Apple's vastly improved market capitalization and the investor confidence it reflects can be attributed to its dominance in the PMP and phone segments. What started out as a MP3 player has blossomed into a device and software ecosystem that currently spans three segments and knows no parallel.
Steve Jobs avowedly learnt a valuable lesson in 1997: “We have to let go of a few notions here. We have to let go of the notion that for Apple to win, Microsoft needs to lose.” Those words appear to have acquired a prophetic aura.
The filthy rich have a new poster boy. According to the latest Forbes World's Billionaires list, Mexican telecom magnate Carlos Slim Helu is the richest man alive, with his $53.5 billion fortune proving just about enough to win him the top spot ahead of Bill Gates. Gates may have spent a substantial part of his life atop the list but this year he missed the top spot by a whisker with an estimated worth of $53 billion. He lost nip and tuck despite adding $13 billion to his fortune over the past year. This is the first time in the last 16 years that a non-American has topped the list. Larry Ellison, Sergey Brin, Larry Page, Steve Ballmer, Paul Allen and Michael Dell are some of the other tech honchos on the list.
By now, Bill Gates' philanthropy efforts are well known, but the billionaire co-founder of Microsoft may have still managed to surprise a few people by promising to donate $10 billion (through the Bill and Melinda Gates Foundation) over the next decade to fund new vaccines to fight diseases in poor countries around the globe.
"We must make this the decade of vaccines," Bill Gates said at the press conference to announce the donation. "Vaccines already save and improve millions of lives in developing countries. Innovation will make it possible to save more children than ever before."
The $10 billion pledge comes in addition to $4.5 billion the foundation has already tossed towards the research, development, and launching of vaccines, CNet reports. With the $10 billion in additional funding, Gates believes there's a good shot at turning around the childhood mortality rate by the end of the decade.
"We've made vaccines our No. 1 priority at the Gates Foundation because we've seen first hand their incredible impact on children's lives," Melinda Gates added.
Bill Gates is a many-faceted man. On one hand, his full-time job these days is to run a charitable foundation that provides vaccinations to poor children. On the other hand, he is still the Chairman and largest stock holder in Microsoft. There are times when he is called upon to comment on the tech industry and we see the old Billy Boy shine through.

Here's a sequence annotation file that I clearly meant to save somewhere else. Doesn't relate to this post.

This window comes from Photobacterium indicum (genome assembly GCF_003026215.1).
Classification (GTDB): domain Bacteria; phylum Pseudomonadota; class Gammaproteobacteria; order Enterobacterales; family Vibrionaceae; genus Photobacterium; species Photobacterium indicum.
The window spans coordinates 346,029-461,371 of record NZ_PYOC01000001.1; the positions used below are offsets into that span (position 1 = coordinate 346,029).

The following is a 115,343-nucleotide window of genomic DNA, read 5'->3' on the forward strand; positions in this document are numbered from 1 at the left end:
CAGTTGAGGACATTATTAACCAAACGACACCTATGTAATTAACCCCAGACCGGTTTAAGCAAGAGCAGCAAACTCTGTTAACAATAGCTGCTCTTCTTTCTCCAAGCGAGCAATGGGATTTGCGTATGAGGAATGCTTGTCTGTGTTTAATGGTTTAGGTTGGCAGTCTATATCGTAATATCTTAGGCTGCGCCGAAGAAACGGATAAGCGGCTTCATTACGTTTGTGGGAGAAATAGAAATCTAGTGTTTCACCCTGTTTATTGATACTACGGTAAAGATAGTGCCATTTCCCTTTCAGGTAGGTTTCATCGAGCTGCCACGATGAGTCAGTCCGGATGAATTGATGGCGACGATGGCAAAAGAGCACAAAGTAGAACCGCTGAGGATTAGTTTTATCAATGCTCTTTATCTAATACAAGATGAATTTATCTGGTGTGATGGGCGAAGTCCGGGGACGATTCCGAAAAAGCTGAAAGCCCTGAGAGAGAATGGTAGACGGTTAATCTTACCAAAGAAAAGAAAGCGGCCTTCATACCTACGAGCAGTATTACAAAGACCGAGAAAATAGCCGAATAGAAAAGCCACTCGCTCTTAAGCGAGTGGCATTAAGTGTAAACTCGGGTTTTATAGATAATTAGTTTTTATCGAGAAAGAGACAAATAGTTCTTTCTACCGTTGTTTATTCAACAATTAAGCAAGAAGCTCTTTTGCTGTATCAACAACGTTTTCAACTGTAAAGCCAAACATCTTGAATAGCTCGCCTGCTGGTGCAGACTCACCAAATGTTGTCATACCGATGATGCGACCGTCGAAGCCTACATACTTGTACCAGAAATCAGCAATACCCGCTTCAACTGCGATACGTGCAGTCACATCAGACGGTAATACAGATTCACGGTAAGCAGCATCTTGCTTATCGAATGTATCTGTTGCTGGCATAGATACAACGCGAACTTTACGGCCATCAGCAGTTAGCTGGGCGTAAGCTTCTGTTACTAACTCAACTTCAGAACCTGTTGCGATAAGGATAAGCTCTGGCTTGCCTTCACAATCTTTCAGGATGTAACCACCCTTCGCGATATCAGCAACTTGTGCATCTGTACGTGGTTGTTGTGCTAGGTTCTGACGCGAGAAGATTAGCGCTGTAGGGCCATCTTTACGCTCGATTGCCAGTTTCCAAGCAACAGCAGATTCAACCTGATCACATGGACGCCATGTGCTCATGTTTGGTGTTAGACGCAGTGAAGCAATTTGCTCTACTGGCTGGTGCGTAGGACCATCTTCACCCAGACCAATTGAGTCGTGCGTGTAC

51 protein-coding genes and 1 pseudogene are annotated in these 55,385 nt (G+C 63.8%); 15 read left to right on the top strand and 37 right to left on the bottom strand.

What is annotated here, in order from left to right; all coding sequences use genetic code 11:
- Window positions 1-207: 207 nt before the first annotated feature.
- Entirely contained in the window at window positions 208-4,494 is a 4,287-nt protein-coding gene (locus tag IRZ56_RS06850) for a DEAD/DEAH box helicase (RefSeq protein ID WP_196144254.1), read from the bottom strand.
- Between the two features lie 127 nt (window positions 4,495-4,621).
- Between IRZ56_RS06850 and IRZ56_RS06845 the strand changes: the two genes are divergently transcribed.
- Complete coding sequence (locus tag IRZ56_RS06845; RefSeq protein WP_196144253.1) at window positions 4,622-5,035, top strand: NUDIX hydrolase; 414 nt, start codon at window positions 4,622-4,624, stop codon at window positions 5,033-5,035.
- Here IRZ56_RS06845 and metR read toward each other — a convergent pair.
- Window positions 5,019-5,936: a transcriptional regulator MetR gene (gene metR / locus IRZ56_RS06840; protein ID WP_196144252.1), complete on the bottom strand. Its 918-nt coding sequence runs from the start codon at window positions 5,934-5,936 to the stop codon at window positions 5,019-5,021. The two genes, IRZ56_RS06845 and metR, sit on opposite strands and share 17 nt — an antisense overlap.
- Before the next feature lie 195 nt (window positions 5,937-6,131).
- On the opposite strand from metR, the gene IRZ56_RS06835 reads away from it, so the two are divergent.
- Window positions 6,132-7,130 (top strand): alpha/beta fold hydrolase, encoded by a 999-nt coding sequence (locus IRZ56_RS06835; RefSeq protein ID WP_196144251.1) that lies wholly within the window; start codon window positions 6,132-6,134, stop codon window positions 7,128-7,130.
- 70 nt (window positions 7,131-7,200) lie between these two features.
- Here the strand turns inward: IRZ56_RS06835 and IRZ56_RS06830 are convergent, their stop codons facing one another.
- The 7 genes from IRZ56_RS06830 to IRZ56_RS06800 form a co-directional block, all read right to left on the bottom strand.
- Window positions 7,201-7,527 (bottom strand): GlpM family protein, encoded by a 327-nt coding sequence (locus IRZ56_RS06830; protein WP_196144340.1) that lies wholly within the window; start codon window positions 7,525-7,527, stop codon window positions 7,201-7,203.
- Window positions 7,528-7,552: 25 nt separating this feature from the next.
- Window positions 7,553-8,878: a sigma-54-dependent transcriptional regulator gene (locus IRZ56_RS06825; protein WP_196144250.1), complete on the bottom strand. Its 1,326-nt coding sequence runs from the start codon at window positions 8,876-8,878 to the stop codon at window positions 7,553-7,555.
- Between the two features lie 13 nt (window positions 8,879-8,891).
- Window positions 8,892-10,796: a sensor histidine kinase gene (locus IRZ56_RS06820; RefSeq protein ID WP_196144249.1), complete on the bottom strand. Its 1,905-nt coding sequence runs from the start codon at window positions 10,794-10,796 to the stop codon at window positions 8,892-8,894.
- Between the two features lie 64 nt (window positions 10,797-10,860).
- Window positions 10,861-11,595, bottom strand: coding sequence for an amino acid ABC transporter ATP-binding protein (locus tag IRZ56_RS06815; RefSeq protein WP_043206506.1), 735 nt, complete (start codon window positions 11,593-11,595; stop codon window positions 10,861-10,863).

In a recent chat with the New York Times, Gates commented on Google’s place in the business. When asked if Google was a monopoly Bill responded, “I wouldn’t call anyone a monopolist.” He went on to explain that Google was just in the club of “hyper-successful” companies that include Microsoft, IBM, and AT&T.
Gates seem unconcerned with Google’s huge lead in the search market. He stressed confidence in those working to increase Bing market share. As for Google’s recent confrontation with China, Gates affirmed his resounding indifference. “They’ve done nothing and gotten a lot of credit for it,” Gates said. To the founder and former CEO of Microsoft, Google has a lot to ground to make up before they’ll get his respect. He said in closing, “Now, if Google ever chooses to pull out of the United States, then I’d give them credit.” We’re sure Bill would love that.
Semi-retirement must be doing Bill Gates good. The billionaire software guru turned philanthropist has finally found the time to join Twitter and let the world know what he's up to these days, 140 characters at a time. And as for his very first tweet?
"'Hello World.' Hard at work on my foundation letter - publishing on 1/25," Gates wrote.
This was followed by a couple of retweets and an exchange with Ryan Seacrest, as well as a note to prominent Twitter user Ashton Kutcher and "all the other people who have welcomed me. I've got a lot to learn about Twitter but look forward to sharing more."
No surprise, Gates managed to garner over 60,000 followers on on his first day, and now the morning of the second day already has nearly 190,000 followers (as of this writing).
Any guesses on how long will take him to hit the 1 million mark?